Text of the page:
Leslie, who's next?
LESLIE: Talking to Amy in Alaska who listens to The Money Pit on KENI. What's happening at your house? Something with a washing machine?
AMY: Yes. (giggles) Kind of gross.
LESLIE: OK, we're ready for it.
TOM: OK, we're ready.
AMY: (giggling) We bought this home about, oh, probably four or five months ago and they left the washer and dryer. And ...
LESLIE: And they left their smelly with them.
AMY: It's kind of smelly. It smells like rotten eggs. Not all the time; just every once in a while. And (INAUDIBLE).
TOM: And you've not been washing your eggs in the dryer, is that correct?
AMY: That's correct. (Tom chuckles)
LESLIE: (chuckling) Do you notice the smell when it's on or in between usage? When are you finding that it's stinky?
AMY: It's stinky when I put a load in the washer and it starts. The water is - the cycle actually starts.
TOM: Well, here's a suggestion. What you might want to do is run the washing machine without any clothes on hot water with a gallon of bleach dumped into the whole thing.
LESLIE: That much bleach? Really?
TOM: That will sanitize every piece of the plumbing system associated with the washing machine and it will not hurt the washing machine. And there's going to be nothing left that smells after that. I would run it once with a high bleach solution and then I would run it again just plain. And that's going to clean out anything in that washing machine that's giving you an odor.
AMY: OK. Would it have anything to do with a hot water heater?
TOM: It could. Sometimes water heater develop sulfur smells. And how old is the water heater?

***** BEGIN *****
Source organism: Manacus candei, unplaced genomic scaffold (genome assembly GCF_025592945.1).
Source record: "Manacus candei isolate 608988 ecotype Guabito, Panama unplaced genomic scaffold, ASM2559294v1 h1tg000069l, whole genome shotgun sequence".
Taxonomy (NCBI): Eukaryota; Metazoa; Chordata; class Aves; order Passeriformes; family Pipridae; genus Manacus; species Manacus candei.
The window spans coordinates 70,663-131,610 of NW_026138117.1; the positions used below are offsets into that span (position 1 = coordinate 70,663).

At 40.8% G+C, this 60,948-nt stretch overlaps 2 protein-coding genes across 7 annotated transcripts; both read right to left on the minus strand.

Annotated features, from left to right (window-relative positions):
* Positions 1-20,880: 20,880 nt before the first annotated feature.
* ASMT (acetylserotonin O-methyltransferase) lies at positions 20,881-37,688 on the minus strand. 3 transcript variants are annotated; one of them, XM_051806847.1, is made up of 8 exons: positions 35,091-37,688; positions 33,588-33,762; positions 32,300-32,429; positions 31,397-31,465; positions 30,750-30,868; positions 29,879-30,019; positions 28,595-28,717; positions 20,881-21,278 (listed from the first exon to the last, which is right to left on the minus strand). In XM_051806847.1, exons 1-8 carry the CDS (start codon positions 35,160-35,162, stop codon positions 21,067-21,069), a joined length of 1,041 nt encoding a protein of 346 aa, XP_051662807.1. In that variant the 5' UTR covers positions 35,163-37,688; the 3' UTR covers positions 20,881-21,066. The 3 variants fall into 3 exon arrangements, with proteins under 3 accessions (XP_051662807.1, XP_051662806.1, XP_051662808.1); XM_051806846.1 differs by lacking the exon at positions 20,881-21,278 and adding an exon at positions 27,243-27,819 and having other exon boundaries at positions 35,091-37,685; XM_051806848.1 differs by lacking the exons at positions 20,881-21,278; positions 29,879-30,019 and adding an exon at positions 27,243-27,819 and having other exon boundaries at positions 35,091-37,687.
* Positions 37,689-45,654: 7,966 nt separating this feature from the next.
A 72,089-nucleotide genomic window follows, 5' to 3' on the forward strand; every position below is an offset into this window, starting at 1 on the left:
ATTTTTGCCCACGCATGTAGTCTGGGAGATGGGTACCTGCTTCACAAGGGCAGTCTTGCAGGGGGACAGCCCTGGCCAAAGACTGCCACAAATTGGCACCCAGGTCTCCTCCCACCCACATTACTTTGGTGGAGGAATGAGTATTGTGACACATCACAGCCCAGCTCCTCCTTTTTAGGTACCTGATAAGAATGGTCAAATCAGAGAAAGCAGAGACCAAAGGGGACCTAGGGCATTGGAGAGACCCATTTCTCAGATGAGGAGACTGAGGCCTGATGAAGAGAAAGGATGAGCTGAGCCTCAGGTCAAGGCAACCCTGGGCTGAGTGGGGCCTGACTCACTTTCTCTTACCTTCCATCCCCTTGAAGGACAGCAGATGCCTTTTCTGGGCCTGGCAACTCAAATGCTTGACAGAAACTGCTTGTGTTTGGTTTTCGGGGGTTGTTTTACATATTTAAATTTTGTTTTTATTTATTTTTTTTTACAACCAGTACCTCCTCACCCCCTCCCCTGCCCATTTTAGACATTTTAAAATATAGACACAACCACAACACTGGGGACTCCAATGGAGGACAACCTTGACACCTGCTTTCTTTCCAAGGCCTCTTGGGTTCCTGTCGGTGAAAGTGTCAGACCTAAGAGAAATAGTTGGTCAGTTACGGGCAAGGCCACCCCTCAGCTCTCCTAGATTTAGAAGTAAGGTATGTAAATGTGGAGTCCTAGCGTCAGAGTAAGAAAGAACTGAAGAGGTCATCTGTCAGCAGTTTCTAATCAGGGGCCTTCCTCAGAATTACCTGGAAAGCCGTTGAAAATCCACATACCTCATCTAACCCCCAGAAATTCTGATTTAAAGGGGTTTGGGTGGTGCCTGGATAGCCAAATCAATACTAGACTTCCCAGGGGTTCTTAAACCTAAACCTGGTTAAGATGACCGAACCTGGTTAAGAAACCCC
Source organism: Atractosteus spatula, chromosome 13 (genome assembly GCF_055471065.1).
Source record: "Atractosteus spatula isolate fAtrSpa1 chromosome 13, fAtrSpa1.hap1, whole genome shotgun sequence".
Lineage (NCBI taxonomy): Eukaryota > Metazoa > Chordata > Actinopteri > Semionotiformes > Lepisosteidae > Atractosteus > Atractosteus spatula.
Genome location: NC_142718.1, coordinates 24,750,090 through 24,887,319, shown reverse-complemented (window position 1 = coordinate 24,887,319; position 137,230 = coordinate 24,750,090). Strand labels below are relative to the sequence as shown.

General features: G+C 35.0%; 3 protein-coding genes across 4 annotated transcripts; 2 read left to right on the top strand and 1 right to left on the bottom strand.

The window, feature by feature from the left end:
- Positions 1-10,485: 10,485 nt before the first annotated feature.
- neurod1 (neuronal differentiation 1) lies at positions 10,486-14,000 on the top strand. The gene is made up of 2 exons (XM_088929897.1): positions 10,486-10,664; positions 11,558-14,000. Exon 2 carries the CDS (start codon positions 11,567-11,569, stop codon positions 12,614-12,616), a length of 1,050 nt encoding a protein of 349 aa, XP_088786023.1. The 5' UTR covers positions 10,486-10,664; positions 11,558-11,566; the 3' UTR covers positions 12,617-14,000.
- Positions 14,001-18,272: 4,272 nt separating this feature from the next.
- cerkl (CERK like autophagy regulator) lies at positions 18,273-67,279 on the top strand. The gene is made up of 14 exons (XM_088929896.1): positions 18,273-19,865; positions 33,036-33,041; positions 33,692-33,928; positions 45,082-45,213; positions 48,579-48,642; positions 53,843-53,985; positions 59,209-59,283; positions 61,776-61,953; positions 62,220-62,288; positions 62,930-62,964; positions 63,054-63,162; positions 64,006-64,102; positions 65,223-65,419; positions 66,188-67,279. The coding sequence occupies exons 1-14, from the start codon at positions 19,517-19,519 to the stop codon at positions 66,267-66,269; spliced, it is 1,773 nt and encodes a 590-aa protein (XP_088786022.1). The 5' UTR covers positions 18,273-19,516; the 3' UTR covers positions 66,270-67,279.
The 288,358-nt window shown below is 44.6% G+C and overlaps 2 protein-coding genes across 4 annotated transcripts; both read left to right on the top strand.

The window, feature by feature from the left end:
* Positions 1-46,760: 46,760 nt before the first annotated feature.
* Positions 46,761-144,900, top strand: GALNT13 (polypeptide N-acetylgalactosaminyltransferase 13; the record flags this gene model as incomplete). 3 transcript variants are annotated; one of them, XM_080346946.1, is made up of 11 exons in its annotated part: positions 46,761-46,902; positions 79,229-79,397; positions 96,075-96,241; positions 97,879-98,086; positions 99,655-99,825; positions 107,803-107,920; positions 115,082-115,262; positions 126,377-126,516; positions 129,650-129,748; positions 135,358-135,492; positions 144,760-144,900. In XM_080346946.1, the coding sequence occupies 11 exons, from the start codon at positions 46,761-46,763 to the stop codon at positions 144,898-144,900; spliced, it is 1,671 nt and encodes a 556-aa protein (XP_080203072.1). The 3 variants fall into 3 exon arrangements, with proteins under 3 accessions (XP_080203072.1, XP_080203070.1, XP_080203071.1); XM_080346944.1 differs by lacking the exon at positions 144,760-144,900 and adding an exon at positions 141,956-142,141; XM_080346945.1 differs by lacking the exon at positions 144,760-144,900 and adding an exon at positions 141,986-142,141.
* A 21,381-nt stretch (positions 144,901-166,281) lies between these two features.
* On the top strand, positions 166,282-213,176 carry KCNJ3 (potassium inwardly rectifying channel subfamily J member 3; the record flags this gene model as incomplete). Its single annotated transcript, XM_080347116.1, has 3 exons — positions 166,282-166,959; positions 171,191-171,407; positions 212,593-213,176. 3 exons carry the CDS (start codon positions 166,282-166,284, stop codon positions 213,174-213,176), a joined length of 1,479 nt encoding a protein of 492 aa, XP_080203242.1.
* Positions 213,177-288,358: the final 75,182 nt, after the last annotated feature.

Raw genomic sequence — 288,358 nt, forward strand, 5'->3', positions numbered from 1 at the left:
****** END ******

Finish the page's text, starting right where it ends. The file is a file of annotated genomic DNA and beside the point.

AMY: It's fairly new, actually. I think it's between three and four years old.
TOM: Hmm, probably not.
TOM: Probably not. I'd run the bleach through the washing machine, Annie (ph). I think that's going to probably clean it up.
Annie (ph), thanks so much for calling us at 888-MONEY-PIT.
LESLIE: Moisture management is on Jim's mind in Mississippi. How can we help?
JIM: My question was we pulled some drapes out of the wall and the screw, when it came out, had rust on it. So it led me to believe that there was moisture in between the walls. And I was wondering how I would be able to get rid of the moisture or find out where the leak would be coming from.
TOM: Maybe, maybe not. I don't necessarily believe that you have a moisture problem in your walls just because you pulled out one rusty screw. There could be a lot of humidity in the house ...
TOM: ... to cause that. Especially in Mississippi.
TOM: So I wouldn't go searching for it just based on pulling one screw out. Was it a really long screw? Was it in the middle of the wall? I mean ...
JIM: It - of course the original walls were wood. And then they were sheetrocked over. And we had installed the drapes when we moved in and we were moving the drapes and when we pulled it out the screw had rust on it. And I didn't know if I was going to need to actually go into the wall to figure that out or not.
TOM: Yeah, I can see how living in Mississippi that you need to watch every source of moisture because you never know when it's going to sneak up on you.
LESLIE: And it's most likely just condensation from using your air conditioning.
TOM: Yeah, it's probably just condensation, Jim. I wouldn't get too worried about that.
JIM: Well, thank you so much because there is an air conditioning vent right up under the window.
TOM: Well, there you go.